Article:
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the ground in afghanistan. is general petraeus realize he's sort of -- he's the president's way out of this war? >> well, before i address that question, let me just parse a little bit i think the importance of what we're hearing from general petraeus. for the first time we're hearing from him since he's assumed command. you heard what he just said, also what he didn't say. i asked him at another point whether or not he's trying to slow that washington clock down which is terminology that was used during the debate about the surge in iraq. and that's essentially what petraeus said then. we want to slow that washington clock down. i said is that what you're trying to do here? he said we're trying to show our decision makers that we're actually making some progress. if you coup that will with him saying here, look, the president is committed to beginning that withdrawal in july of next year, what i'm going to do is look at what's happening on the ground.
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that will determine the advice i give him and then he's got to figure out the politics, he is saying this is a conditions-based withdrawal in his mind. that's the advice that heal give. so to your point, chuck, iç thk that what the general petraeus recognizes is that the great pressure that's on him is to demonstrate progress as a way of fending off that will pressure to accelerator a withdrawal of troops. and it is in that way similar to what he faced in iraq. >> well, that pressure seems to have only been ratcheted up whether it was wikileaks, whether it was -- it's been just the extra coverage of the deaths that we've seen in afghanistan. the afghanistan numbers in our most recent nbc "wall street journal" more or less confident the war in afghanistan is going to come to a successful conclusion. 68% that this thing could be a successful conclusion, i know general petraeus said he's
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supposed to leave the politics to the president. i guess does he understand that maybe is he responsible for reselling this war to the american people? >> well, i think he does recognize that. and i think he's got a good piece of politician in him, as well. he understands the state craft involved in all of this as he moves forward. and it's very difficult because he doesn't have great deal of time and yet, the strategy he's pursuing requires a lot. it requires the time tofation build to, build a counter insurgency. it require ahost gorveths the afghan government to deliver itself. and at the same time for u.s. forces to do what they can do to actually make the country more secure to, deal somehow with the sanctuary problem in pakistan from wilattacks are launched. there's a lot of pieces to this. and i think what you're starting to hear from general petraeus and it will begin with our interview, his first since assuming command as i mentioned, it is to reframe what the goals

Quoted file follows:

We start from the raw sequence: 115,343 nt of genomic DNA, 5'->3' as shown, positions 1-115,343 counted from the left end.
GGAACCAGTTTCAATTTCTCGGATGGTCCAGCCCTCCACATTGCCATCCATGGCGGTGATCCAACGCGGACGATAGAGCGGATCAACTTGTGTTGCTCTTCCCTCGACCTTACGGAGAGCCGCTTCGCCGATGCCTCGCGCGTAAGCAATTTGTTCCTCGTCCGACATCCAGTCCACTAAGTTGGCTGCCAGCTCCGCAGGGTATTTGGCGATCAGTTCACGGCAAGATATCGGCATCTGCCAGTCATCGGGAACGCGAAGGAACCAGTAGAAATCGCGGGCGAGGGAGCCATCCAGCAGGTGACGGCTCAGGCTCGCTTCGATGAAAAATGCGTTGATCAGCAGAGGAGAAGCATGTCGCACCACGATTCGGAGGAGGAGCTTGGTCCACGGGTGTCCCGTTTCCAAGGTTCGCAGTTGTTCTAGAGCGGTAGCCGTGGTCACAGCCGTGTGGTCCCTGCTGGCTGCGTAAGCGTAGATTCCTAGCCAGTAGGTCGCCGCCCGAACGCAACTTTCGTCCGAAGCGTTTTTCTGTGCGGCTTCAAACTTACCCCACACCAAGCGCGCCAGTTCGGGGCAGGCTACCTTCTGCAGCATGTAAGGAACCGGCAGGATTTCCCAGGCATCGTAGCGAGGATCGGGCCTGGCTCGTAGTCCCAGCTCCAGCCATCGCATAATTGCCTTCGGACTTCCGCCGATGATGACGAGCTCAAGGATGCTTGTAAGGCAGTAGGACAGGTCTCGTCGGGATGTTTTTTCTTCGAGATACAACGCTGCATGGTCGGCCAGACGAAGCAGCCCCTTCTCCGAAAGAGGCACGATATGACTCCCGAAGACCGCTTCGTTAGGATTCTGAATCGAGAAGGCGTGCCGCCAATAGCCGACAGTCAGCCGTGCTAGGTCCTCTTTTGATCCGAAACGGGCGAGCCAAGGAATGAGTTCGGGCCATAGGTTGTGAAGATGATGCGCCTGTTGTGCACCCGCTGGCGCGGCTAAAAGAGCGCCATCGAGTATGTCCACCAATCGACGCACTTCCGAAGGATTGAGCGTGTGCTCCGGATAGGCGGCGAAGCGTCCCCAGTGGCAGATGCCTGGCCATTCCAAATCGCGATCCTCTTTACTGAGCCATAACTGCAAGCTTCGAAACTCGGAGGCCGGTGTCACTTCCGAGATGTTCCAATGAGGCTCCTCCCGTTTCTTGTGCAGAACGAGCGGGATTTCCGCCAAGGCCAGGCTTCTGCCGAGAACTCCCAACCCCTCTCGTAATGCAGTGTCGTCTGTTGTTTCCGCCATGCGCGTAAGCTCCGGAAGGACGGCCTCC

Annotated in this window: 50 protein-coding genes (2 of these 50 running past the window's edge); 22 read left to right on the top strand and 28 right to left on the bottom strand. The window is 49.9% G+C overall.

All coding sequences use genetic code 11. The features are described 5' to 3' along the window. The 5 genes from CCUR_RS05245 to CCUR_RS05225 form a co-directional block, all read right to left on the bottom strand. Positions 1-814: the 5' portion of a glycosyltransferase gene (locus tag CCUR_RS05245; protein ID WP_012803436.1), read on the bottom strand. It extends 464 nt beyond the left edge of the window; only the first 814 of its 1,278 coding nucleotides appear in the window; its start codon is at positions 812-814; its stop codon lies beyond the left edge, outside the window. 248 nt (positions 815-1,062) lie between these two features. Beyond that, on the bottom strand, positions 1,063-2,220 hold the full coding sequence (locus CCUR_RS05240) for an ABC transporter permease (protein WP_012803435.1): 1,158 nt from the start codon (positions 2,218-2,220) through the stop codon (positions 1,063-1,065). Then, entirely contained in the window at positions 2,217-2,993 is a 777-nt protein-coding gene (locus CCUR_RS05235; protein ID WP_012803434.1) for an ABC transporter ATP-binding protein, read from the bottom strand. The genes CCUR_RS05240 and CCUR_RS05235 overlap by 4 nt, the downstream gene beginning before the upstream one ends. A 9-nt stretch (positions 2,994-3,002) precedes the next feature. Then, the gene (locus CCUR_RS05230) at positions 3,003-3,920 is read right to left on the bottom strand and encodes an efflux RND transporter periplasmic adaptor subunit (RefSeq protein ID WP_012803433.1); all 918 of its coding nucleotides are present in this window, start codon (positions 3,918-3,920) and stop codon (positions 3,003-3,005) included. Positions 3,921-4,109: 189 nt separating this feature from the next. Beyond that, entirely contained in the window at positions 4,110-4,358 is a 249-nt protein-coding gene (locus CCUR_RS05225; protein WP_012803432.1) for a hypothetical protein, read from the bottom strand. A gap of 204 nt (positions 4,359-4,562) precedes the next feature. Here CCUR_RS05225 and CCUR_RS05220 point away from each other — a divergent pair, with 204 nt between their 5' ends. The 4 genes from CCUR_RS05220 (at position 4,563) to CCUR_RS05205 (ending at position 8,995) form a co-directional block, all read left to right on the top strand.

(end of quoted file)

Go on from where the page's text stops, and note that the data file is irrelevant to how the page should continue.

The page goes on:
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are, what success is. i asked him are we win org losing here. he said, we'll, we're making progress. that's winning. you know, american people have heard a lot about making progress. nine years in, that's very difficult to sell in this war if. >> and is he will aware that maybe the president's own national security team, look, this seemed to bite general mcchrystal, the person that general petraeus replaced, general mcchrystal couldn't handle the fact that there were people second-guessing him inç washington. it seemed to get under his skin. already we're seeing a lot of second-guessing again. this was in the "new york times," sort of anonymous quotes from august 1st. while several officials said mr. boem remain committed to the strategy he set out at end of last year, they concede the that the counter insurgency part of it had lagged. how is general petraeus managing the politics of this sort of himself with the diplomats who were frankly never 100% into the strategy from the first place, whether we're talking about vice president biden or even
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ambassador eikenberry? >> well, it's very interesting. and i think on that particular point, general petraeus would be lightning fast in his response which is to say hey, look, if you're talking about counter-terrorism, that is a piece of the overall big idea which is counter insurgency. it's just a piece of the overall picture. so of course, we're going to do counter-terrorism. but that's not all you can do. what that really gets to is a bigger debate which is how much nation building can and should the united states be involved in in afghanistan. i've spoken to civilian officials here who say that's really the number of the debate right now. that debate goes on. and that assumes and gets to the point of how much karzai can deliver. is he going to crack down on corruption to, show results and governs here and have better government, something that we can leave the country to once security makes greater gains? that debate is going to go on. and i don't think it has been